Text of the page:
The “Preparing for Change” statement presents an overview, sector by sector, of the main areas in which there will be change and aims to help national authorities, businesses and citizens prepare for the inevitable changes that will occur. at the end of the transition period, regardless of whether an agreement on a future partnership has been reached.
We detail below the main changes planned in relation to Tourism:
1.- Control over people
During the transition period UK citizens are treated as Union citizens. Therefore, its nationals currently benefit from freedom of movement by entering the European Union and the Schengen area.
From 1 January 2021, UK citizens traveling to the European Union and the Schengen area will be treated as third-country nationals and will therefore be subject to extensive checks at the border of the Schengen area. This means that planned stays on the territory of the EU Member States cannot last more than 90 days in a 180 day period, and UK citizens will have to meet the entry conditions for nationals from third countries. They are also no longer able to use the EU / EEA / CH lanes reserved for people who enjoy the right of free movement when crossing the border.
2.- Visa requirements
During the transition period, citizens of the United Kingdom are treated as citizens of the Union. They are therefore not subject to any visa requirements in the European Union, in particular when crossing Schengen borders.
Recent EU legislative readiness measures have ensured that, from 1 January 2021, UK nationals will remain exempt from the visa requirement when crossing the external borders of the European Union for short stays term (up to 90 days in any 180-day period). This visa exemption does not establish the right to work in the Union and is subject to the reciprocity mechanism that applies to third countries, that is, it could be suspended if Union citizens cease to have access to the United Kingdom without a visa. Visa rules will also change for certain third country nationals residing in the UK when traveling to the Union. For example, from 1 January 2021 UK residence documents no longer exempt the holder from EU airport transit visa requirements and students from schools residing in the UK will no longer benefit automatically from a visa free access to the Union when taking school trips.
3.- Traveling with pets
During the transition period, UK resident pet owners can use the ‘EU pet passport” to facilitate travel in the European Union with their pets. From 1 January 2021, an EU pet passport will not be a valid document for traveling with pets from the UK to any of the EU Member States. The requirements for pets accompanying those traveling from the United Kingdom will be established in the future by the Union.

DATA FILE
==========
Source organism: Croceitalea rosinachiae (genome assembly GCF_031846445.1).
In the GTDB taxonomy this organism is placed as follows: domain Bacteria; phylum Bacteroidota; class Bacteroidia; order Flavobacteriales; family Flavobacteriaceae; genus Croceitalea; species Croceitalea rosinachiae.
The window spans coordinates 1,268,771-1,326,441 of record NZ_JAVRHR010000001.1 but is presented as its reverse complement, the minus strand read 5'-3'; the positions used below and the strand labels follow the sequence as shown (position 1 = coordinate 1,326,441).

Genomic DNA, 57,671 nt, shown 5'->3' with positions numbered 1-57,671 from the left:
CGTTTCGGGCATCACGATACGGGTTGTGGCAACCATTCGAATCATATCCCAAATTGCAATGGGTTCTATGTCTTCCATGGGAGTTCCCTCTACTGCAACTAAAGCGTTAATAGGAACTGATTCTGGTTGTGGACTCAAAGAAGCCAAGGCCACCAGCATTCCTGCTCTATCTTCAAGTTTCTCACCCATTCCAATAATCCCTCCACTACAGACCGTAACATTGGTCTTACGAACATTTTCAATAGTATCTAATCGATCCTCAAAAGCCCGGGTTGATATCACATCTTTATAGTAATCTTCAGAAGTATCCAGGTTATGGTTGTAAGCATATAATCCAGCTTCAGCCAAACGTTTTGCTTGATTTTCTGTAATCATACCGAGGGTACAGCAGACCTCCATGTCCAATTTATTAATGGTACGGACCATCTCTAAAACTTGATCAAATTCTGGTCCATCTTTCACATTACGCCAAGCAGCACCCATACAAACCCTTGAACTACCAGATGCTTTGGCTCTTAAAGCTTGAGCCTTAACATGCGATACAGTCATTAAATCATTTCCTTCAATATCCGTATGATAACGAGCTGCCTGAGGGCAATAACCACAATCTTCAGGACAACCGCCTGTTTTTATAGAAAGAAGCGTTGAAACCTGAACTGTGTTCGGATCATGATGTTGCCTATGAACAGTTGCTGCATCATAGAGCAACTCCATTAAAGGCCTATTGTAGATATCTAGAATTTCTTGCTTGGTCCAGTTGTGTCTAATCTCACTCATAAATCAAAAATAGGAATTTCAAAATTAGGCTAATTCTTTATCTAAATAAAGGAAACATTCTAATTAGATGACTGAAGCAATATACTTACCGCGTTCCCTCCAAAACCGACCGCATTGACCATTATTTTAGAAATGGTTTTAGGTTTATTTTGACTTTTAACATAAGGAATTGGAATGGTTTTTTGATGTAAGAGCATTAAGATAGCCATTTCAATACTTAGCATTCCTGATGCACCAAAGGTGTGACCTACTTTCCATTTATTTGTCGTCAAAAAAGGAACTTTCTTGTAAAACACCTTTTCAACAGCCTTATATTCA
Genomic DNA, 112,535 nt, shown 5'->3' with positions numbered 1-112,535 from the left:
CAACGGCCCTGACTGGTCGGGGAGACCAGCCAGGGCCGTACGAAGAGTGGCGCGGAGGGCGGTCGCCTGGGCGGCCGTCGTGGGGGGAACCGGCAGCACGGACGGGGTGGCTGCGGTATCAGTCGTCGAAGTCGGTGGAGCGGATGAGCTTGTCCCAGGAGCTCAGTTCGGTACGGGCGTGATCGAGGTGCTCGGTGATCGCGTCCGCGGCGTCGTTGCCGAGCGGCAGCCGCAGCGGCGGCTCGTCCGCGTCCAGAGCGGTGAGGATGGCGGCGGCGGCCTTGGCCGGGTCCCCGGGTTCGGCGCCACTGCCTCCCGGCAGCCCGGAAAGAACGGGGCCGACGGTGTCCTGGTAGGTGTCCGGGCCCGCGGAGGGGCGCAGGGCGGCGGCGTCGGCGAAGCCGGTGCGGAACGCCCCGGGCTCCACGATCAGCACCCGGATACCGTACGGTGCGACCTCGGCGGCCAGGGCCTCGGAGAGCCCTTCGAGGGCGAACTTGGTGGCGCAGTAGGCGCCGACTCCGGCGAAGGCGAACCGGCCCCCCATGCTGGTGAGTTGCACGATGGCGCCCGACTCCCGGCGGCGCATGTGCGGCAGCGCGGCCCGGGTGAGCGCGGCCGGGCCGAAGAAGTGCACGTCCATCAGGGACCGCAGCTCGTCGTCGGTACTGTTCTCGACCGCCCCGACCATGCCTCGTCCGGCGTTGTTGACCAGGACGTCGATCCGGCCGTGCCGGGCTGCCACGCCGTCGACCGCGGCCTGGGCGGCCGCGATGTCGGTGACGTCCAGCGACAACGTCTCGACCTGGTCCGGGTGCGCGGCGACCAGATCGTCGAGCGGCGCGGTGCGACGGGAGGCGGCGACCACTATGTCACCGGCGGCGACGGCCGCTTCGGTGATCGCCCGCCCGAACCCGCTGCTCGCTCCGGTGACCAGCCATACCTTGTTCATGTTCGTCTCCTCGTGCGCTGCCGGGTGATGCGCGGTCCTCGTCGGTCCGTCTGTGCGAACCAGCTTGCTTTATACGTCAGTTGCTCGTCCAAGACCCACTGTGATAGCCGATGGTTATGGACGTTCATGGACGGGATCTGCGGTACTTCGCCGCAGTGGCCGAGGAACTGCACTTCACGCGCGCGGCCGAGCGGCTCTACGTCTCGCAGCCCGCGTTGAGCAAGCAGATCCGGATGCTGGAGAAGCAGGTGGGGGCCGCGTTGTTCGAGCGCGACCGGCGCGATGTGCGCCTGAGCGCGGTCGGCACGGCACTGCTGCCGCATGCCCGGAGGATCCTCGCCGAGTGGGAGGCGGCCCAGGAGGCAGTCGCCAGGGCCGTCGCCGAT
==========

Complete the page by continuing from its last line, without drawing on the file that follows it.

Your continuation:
4.- Passenger rights
During the transition period, Union law on the rights of air, rail, bus, coach and boat passengers, including assistance to passengers with disabilities or reduced mobility, continues to apply to passengers leaving the United Kingdom for a EU Member State, regardless of whether the carrier is a UK or Union carrier. From 1 January 2021, the level of protection for passengers traveling between the EU and the UK will be affected. Depending on the mode of transport, passengers may no longer be protected by EU passenger rights when traveling to or from the UK.
5.- Transportation services
In relation to transport services during the transition period, the United Kingdom participates in the single market, which includes the Single Market for transport services. Therefore, at present, rail services, air transport, road transport services and operations can be carried out across the European Union with a single license, issued by a Member State. This also benefits EU operators in the UK during the transition period.
From 1 January 2021, UK companies will no longer be able to provide transport services within the Union as part of the single market. The possibilities and conditions for the EU and the UK for transport operators to carry out services between the European Union and the Kingdom States will largely depend on the negotiations on the future EU-UK relationship in the area of transport.